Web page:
Liam Turbett, 23, John Bennett, 37, James Nesbitt, 26, Dominic McGoldrick, 19, and Matthew Crerar, 27, were involved in the incident that descended into chaos.
Taxpayers had to stump up almost £24,000 to clean up the mess after the unofficial party in Kelvingrove Park in April 2011, which turned violent after details were circulated on Facebook.
Turbett, from Maryhill, admitted being part of a disorderly crowd, shouting, swearing and acting aggressively and escaping from lawful custody after struggling violently with police.
Bennett, from Drumchapel; Crerar, from Partick; and McGoldrick, from Darnley; pled guilty to being part of a group that struggled with police and freed Turbett from their custody.
Nesbitt, from Govanhill, admitted two charges of assault on police by throwing an item at them.
The men will all be sentenced next month at Glasgow Sheriff Court -more than two and a half years after the party in the park, thought to have involved around 6000 people.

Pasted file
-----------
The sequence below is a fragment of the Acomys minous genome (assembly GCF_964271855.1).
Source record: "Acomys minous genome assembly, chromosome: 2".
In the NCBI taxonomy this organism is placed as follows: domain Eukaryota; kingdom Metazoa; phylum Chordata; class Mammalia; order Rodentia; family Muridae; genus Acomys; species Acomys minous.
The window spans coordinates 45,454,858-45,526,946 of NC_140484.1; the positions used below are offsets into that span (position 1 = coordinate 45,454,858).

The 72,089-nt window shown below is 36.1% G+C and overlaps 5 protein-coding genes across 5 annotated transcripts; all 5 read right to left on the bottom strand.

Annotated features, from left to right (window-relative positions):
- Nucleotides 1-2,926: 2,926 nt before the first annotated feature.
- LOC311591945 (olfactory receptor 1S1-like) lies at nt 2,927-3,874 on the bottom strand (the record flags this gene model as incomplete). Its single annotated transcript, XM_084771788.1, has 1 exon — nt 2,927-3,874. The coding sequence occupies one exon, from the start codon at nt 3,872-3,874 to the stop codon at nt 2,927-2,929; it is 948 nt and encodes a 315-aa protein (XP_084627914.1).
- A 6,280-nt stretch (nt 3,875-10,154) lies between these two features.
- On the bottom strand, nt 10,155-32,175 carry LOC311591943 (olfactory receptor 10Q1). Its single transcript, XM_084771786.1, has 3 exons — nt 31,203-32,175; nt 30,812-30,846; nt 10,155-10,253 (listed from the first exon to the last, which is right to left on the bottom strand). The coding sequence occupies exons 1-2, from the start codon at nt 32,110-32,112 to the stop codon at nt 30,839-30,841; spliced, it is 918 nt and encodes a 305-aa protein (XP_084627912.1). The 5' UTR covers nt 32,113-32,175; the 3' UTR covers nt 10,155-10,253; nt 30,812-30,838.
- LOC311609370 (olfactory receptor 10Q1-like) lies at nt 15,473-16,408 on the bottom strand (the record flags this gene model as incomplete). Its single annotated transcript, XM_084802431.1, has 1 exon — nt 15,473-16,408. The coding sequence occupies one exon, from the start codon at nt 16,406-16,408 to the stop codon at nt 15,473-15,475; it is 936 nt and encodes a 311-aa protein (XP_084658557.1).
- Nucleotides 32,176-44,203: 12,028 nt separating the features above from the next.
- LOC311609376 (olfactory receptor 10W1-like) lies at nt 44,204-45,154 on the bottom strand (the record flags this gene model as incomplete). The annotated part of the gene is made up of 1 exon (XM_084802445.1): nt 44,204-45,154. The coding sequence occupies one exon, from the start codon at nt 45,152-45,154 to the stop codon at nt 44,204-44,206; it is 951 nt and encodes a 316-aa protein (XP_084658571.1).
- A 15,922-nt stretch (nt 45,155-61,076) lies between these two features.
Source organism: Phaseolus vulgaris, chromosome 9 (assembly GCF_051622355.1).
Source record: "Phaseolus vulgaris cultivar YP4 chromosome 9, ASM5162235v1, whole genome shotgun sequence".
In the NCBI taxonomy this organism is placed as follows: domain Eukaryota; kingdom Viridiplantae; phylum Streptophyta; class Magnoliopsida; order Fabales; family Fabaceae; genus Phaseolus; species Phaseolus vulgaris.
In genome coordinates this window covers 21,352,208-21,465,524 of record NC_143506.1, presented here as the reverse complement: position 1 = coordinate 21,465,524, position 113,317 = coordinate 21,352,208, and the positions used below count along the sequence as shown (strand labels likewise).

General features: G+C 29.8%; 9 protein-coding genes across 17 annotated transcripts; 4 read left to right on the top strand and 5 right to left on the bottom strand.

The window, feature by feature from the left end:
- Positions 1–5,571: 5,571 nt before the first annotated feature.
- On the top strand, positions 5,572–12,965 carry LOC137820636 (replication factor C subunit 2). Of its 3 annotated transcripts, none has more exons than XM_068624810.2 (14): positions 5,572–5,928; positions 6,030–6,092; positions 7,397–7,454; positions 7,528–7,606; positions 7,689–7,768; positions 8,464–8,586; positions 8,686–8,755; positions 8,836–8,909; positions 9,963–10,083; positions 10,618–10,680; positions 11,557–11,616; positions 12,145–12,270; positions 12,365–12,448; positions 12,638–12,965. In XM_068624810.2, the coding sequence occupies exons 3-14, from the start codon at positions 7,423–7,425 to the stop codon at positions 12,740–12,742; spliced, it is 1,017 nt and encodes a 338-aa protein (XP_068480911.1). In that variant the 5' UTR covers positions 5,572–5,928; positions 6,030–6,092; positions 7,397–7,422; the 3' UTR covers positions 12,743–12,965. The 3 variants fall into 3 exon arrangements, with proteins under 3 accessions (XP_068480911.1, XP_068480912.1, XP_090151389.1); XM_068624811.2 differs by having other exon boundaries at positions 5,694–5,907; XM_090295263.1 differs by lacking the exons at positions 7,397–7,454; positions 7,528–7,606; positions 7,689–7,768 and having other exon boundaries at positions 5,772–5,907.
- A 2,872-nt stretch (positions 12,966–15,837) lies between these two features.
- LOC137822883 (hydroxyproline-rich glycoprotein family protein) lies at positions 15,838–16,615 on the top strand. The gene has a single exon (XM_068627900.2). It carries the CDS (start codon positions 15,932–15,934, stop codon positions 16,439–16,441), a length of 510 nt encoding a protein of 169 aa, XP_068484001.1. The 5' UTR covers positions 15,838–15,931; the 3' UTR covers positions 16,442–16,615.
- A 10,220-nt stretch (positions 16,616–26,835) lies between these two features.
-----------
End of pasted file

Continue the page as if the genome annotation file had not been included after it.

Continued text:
CCTV footage of the incident, which was filmed from a police helicopter, was shown to the court.
The court heard there was no permission granted by Glasgow City Council for an event to take place.
Procurator fiscal depute Richard Hannay said: "The view the organisers took was that they had been told to have street parties and they considered it one of them. It wasn't considered to be an organised event in any sense."
It was said that around 5pm the music was switched off and the "mood changed".
The court was told the police had maintained a low presence and "turned a blind eye" to public drinking.
Footage and images were shown to the court. Turbett could be seen being held by two officers when they were surrounded by a mob - including Bennet, Crerar, and McGoldrick - who helped free him from their grasp.
The tape also showed Nesbitt picking up and launching items at police.
Turbett, a history graduate from Glasgow University, was involved in the Free Hetherington occupation in August 2011 to prevent the closure of a postgraduate club at the university. He was also a familiar face on socialist and anti-fascist demonstrations.
Bennett was sentenced to four years in 2003 for housebreaking at the High Court in Edinburgh. Defence lawyer Des Finnieston said Bennett made the "life changing decision" in 2007 to go college, then to university, and had "turned his life around in a remarkable way".